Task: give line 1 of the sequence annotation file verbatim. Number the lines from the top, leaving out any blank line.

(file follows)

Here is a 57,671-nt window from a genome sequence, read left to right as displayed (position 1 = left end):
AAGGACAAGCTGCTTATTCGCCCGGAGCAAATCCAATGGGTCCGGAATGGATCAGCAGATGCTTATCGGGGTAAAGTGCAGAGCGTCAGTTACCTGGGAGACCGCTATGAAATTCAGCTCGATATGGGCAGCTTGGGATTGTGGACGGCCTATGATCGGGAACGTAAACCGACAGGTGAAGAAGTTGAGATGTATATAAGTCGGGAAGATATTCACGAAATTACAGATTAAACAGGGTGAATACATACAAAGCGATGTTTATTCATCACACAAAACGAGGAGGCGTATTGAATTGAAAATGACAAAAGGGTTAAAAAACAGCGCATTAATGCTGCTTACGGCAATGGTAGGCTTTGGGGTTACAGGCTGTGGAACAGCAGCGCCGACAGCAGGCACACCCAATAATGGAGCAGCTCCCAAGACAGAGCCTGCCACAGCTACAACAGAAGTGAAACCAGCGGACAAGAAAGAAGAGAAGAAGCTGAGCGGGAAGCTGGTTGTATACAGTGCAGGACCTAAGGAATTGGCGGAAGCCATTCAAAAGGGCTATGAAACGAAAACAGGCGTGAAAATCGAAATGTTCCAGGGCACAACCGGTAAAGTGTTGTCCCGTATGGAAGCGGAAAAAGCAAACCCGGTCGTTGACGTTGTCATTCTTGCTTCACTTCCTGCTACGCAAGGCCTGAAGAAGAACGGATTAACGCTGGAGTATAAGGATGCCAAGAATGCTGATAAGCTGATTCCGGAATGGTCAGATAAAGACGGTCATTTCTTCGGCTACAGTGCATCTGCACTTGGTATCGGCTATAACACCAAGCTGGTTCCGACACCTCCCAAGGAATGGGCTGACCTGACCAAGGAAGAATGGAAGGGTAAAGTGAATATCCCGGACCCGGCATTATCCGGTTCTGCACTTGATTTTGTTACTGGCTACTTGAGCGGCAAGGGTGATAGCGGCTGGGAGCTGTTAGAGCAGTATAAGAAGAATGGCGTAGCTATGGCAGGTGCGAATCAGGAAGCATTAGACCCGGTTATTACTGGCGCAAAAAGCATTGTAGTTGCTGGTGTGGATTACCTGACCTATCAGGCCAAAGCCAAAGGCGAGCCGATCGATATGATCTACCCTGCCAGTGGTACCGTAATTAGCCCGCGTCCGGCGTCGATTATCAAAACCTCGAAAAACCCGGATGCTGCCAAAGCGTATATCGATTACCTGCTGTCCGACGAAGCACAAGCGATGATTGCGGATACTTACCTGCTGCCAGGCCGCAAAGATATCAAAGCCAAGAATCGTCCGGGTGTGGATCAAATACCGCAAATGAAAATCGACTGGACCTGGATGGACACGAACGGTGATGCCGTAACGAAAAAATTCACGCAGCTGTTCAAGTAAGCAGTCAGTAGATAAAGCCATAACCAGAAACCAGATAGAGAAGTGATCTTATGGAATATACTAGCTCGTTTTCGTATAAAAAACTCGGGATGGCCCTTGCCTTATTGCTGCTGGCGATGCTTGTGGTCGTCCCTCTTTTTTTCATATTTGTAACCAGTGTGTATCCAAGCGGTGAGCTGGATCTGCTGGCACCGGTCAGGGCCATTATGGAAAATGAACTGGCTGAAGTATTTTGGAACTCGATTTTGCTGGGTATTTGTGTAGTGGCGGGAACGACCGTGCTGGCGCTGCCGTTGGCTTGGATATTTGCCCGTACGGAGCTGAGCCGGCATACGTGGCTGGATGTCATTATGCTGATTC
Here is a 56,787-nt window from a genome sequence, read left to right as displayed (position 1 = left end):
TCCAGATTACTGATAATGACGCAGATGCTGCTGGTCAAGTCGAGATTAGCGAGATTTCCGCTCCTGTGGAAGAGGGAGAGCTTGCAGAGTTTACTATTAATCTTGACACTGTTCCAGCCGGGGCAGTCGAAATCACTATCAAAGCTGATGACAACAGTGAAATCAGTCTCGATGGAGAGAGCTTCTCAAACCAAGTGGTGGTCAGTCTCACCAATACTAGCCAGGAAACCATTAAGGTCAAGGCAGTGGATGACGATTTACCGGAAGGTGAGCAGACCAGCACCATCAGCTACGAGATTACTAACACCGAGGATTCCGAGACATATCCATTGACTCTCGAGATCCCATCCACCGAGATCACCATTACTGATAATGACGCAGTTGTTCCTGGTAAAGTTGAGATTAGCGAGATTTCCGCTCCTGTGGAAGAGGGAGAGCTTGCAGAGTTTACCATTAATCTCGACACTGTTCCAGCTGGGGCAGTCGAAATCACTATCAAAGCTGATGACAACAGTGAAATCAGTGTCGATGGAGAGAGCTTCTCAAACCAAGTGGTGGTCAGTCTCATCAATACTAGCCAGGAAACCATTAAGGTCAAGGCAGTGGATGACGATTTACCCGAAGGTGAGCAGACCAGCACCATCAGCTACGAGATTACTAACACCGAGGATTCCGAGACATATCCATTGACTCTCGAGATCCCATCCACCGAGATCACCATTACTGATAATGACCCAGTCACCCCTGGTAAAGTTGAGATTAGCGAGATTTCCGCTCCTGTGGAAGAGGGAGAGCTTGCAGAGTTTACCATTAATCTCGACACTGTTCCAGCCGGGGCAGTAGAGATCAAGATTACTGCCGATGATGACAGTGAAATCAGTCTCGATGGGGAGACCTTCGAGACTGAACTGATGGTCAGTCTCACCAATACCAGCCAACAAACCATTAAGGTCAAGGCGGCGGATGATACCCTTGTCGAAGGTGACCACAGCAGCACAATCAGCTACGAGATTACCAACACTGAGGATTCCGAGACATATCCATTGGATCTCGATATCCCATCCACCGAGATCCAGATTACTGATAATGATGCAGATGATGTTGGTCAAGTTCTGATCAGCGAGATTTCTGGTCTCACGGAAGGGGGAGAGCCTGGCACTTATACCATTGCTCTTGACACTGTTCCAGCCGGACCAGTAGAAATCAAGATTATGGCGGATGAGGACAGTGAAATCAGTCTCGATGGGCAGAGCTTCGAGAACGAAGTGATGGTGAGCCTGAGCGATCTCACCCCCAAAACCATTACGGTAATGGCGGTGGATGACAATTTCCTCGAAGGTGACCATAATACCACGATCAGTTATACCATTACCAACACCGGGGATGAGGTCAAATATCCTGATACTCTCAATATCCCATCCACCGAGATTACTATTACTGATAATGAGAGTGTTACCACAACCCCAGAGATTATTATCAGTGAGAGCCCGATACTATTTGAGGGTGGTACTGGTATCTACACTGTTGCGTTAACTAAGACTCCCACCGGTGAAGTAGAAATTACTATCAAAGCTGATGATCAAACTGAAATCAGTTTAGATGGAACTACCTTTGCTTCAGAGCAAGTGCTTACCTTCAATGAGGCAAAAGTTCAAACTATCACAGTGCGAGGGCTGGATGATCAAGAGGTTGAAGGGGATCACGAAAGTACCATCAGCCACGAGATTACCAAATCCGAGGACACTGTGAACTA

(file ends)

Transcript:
Here is a 57,671-nt window from a genome sequence, read left to right as displayed (position 1 = left end):